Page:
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The Examples of Restorative Justice and Retributive Justice

Restorative justice is not retributive justice. Retributive justice is a theory of justice that considers punishment, if proportionate, is a morally acceptable response to crime, by providing satisfaction and psychological benefits to the victim, the offender and society. “Justice has been done when the wrong-doer has been sufficiently punished.” Restorative justice is an approach to justice that focuses on the needs of victims and offenders, instead of the need to satisfy the rules of law or the need of the community to give out punishments. Victims are given an active role in a dispute and offenders are encouraged to take responsibility for their actions, “to repair the harm they’ve done—by apologizing, returning stolen money, or (for example) doing community service”. Restorative justice is based on a theory of justice that focuses on crime and wrong doing as acted against the individual or community rather than authorities.

Download a PDF Restorative.vs.retributive_justice

Retributive vs. Restorative Justice

This table illustrates the differences in the approach to justice between Retributive Justice and Restorative Justice. As you will see, Restorative Justice is much more community centric and focuses on making the victim whole.

Retributive Justice

Restorative Justice

Crime is an act against the state, a violation of a law, an abstract idea Crime is an act against another person and the community
The criminal justice system controls crime Crime control lies primarily in the community
Offender accountability defined as taking punishment Accountability defined as assuming responsibility and taking action to repair harm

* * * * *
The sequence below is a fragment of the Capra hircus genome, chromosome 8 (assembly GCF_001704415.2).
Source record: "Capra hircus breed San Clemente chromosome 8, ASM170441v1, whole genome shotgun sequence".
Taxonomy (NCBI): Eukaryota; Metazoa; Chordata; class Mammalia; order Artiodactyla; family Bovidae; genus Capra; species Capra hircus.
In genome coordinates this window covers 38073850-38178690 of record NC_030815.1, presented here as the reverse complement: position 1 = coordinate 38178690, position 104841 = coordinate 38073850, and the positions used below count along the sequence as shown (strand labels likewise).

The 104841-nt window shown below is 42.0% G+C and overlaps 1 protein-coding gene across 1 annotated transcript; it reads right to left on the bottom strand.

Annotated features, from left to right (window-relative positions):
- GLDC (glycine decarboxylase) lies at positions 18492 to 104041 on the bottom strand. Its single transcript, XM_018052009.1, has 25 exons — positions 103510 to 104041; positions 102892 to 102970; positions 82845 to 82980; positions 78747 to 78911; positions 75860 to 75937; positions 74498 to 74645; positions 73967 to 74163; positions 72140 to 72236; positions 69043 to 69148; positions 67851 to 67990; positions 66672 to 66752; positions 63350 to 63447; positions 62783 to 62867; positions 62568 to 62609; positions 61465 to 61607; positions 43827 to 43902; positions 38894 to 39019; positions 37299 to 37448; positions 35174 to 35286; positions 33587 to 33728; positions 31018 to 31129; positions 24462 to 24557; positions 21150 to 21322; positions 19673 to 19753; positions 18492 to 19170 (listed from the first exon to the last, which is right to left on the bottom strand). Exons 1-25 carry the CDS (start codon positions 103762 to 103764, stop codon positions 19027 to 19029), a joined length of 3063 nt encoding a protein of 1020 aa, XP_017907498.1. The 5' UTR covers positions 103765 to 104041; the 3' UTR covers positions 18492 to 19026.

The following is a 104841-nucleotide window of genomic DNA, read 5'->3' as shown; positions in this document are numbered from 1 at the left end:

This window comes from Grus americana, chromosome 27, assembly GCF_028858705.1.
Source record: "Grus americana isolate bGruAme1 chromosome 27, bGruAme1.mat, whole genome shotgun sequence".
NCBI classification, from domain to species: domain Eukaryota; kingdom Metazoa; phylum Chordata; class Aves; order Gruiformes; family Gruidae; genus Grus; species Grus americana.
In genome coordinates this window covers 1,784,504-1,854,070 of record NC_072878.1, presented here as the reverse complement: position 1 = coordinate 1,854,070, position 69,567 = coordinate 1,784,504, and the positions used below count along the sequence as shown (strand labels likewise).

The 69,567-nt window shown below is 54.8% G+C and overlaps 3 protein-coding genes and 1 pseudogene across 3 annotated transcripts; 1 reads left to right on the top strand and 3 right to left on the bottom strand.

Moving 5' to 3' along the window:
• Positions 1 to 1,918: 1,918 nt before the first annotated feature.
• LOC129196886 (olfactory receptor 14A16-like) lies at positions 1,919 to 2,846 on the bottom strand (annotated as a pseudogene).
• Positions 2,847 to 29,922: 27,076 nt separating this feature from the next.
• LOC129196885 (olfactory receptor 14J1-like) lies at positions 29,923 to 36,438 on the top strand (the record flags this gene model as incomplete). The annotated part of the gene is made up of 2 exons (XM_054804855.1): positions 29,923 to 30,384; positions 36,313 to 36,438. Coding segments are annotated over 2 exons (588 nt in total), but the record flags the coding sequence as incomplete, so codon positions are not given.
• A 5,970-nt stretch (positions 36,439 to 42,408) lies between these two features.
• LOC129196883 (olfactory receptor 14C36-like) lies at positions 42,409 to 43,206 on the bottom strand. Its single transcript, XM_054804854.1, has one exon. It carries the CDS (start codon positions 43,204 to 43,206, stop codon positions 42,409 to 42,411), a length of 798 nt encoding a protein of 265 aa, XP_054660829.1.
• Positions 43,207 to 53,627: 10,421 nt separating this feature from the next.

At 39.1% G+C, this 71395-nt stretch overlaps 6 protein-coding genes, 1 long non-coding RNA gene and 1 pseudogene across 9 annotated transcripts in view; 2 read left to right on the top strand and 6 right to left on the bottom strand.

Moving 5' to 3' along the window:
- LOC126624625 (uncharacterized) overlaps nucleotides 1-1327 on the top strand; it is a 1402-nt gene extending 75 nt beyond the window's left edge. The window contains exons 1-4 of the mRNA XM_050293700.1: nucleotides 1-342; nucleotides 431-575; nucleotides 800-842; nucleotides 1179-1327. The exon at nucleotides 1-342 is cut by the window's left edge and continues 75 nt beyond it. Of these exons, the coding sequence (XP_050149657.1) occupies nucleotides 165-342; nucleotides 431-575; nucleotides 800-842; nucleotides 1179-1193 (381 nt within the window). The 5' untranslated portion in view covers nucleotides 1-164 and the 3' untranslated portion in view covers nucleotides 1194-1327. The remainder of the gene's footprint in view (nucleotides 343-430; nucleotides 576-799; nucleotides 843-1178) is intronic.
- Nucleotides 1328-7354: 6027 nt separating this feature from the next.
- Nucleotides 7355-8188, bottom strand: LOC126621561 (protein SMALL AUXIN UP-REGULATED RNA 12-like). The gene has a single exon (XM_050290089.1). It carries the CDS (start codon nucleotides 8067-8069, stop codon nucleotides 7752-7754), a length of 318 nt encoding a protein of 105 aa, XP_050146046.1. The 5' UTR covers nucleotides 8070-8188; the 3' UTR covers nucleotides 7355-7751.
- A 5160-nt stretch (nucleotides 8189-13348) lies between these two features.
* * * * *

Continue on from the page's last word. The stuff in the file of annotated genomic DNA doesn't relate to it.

Crime is an individual act with individual responsibility Crime has both individual and social dimensions of responsibility
Punishment is effective:

  • Threats of punishment deter crime
  • Punishment changes behavior
Punishment alone is not effective in changing behavior and is disruptive to community harmony and good relationships
Victims are peripheral to the process Victims are central to the process of resolving a crime.
The offender is defined by deficits The offender is defined by capacity to make reparation
Focus on establishing blame or guilt, on the past (did he/she do it?) Focus on the problem solving, on liabilities/obligations, on the future (what should be done?)
Emphasis on adversarial relationship Emphasis on dialogue and negotiation
Imposition of pain to punish and deter/prevent Restitution as a means of restoring both parties; goal of reconciliation/restoration
Community on sideline, represented abstractly by state Community as facilitator in restorative process
Response focused on offender’s past behavior Response focused on harmful consequences of offender’s behavior; emphasis is on the future
Dependence upon proxy professionals Direct involvement by participants

 

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